The company said it will write down approximately €5 million of some of its property that is currently not used for production as well as €7 million in non-recurring items related to the rationalisation in Raisio Chemicals and Raisio Nutrition and closure of grain starch operations.
The group's result before taxes is expected to break even in the final quarter of 2003, with the Life Sciences' ingredient business, which makes Benecol, set to match fourth quarter profits in 2002.
Last week Raisio said it may sell the Chemicals business, outperforming the other operations this year, to allow it to focus on the core food and feed activities. Raisio Life Sciences failed to meet expected turnover in the first nine months of 2003, due to a lack of new product launches, and has swerved in and out of the red over recent years.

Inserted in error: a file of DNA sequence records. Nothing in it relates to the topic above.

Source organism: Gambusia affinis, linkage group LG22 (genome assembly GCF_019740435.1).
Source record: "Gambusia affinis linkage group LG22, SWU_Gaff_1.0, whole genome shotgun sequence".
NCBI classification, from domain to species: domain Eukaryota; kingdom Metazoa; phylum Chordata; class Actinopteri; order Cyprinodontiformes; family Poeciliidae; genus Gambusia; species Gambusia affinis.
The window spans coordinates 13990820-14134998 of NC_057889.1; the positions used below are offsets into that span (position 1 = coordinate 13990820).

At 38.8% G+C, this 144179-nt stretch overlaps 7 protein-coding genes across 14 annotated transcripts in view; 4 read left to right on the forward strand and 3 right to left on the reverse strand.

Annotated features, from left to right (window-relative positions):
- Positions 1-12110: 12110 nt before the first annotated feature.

According to Finnish paper the Helsingin Sanomat, the company has been forced to recognise that it does not have the strength to expand on several fronts.
Raisio Nutrition, involved in foodstuffs and animal feed production, is the traditional core of the company, but it has failed to generate significant profits in recent years. The chemicals unit is in fact the most valuable component of the group, based on its market position and the gradually improving profit performance, and some analysts have even suggested that it is worth more by itself than the entire group.
A sale would lighten Raisio's heavy debt burden giving it more space to invest in its food operations.